(redirected from Totalitarian regimes)
Also found in: Dictionary, Thesaurus, Encyclopedia.
Related to Totalitarian regimes: Totalitarian state
See: oppression
References in periodicals archive ?
With the Nation's Memory Awards, we want to publicly acknowledge and appreciate stories of people oppressed by the totalitarian regimes and non-democracy," head of Post Bellum SK Sandra Polovkova told the TASR newswire.
5, Guy Fawkes Night, outside the Houses of Parliament that have become the symbol of the totalitarian regime.
This December's Sofia Platform focused on issues of lustration, justice and reconciliation as Arab and North African countries throw off totalitarian regimes and embrace democracy.
Slogans of uprisings were living prosperously and freely, and getting rid of totalitarian regimes, he said.
Apparently strict totalitarian regimes are a bit funny about going at their religious artefacts with a trainer.
A local exhibition showcasing artworks banned by 20th century totalitarian regimes has lifted out of oblivion a powerful symbol of socialist glamour: former Yugoslav leader Josip Broz Tito's famous presidential yacht Galeb.
The toppling of totalitarian regimes is to be welcomed but much depends on what replaces them.
If we look at the worst totalitarian regimes of the 20th century--Nazi Germany, the Soviet Union, the People's Republic of China--we find that they were obsessed by history and its workings.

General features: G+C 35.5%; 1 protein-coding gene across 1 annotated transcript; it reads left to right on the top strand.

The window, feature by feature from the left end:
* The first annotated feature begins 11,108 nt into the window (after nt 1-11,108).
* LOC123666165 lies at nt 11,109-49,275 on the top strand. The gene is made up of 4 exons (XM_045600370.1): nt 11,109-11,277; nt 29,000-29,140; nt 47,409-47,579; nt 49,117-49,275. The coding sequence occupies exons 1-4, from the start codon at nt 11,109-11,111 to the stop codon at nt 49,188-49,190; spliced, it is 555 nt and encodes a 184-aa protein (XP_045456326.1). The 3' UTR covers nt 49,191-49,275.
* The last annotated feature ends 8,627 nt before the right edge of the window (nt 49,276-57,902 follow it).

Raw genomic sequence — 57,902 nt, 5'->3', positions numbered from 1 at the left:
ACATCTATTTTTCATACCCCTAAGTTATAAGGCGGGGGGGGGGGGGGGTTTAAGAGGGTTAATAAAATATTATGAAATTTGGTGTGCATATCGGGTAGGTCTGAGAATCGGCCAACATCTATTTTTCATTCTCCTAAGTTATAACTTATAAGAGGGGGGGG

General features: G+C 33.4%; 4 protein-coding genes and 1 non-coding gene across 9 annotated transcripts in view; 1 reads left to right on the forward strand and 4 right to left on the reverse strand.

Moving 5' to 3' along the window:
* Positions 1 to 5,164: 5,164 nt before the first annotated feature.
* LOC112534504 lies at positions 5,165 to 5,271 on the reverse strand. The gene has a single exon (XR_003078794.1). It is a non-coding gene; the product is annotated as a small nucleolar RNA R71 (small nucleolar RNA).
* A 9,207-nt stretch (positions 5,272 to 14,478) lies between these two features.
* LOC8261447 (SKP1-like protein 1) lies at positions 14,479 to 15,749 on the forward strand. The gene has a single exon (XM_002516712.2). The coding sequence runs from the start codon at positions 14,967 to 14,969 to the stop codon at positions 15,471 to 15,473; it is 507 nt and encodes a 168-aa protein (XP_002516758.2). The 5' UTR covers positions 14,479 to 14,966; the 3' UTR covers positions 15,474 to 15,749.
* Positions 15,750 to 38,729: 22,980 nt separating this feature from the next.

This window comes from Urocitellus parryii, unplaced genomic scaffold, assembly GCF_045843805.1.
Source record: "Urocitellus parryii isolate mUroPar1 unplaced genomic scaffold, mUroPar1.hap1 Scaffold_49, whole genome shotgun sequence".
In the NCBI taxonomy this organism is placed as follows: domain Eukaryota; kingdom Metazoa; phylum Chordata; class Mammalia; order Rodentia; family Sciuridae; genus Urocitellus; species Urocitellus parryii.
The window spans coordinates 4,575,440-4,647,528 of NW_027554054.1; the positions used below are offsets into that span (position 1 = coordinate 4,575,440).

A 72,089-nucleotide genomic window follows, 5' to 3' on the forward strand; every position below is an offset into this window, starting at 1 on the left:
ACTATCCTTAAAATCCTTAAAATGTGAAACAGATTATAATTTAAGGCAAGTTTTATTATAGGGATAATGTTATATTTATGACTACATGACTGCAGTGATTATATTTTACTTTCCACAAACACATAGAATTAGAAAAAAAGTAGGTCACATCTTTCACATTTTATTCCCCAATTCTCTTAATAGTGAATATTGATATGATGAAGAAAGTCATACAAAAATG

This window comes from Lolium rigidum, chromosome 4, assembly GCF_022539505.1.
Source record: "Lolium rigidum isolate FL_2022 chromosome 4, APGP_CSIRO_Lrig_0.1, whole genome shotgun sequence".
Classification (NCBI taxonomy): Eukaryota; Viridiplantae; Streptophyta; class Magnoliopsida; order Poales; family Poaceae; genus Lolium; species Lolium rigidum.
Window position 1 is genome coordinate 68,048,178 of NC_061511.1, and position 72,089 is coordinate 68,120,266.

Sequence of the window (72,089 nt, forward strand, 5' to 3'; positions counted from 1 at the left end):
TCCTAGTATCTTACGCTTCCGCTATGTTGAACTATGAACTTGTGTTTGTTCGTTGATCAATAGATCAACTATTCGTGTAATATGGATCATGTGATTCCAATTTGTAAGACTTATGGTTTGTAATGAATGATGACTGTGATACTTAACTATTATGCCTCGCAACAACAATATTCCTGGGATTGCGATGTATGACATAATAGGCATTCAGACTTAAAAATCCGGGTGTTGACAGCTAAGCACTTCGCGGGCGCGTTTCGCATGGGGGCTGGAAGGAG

Blake Eskin's brief discussion of the Russian Jewish novelist Vasily Grossman's epic Life and Fate and how it "draws parallels between fascism and Communism and the use of mass deportation, forced labor, and murder in both totalitarian regimes," brought to mind Timothy Snyder's Bloodlands, which books critic Adam Kirsch reviewed last week and which treats all the mass Nazi and Soviet killings from eastern Germany to western Russia between 1933 and 1945 as worthy of a single study.
The totalitarian regimes of Hitler and Stalin, and many lesser tyrants, harboured a special hatred for the intellectual, and in these pages Anna Porter, Robert Fulford, and Rick Salutin review the struggle of the free thinker in the midst of the twentieth century.
The book unwittingly justifies a totalitarian mentality and explains why most of our democracies today are, in reality, thinly disguised totalitarian regimes.
Dane Taleski from SDSM in Vreme analyzes that the conspiracy theories are the basic elements of totalitarian regimes and a safe path towards smothering democracy.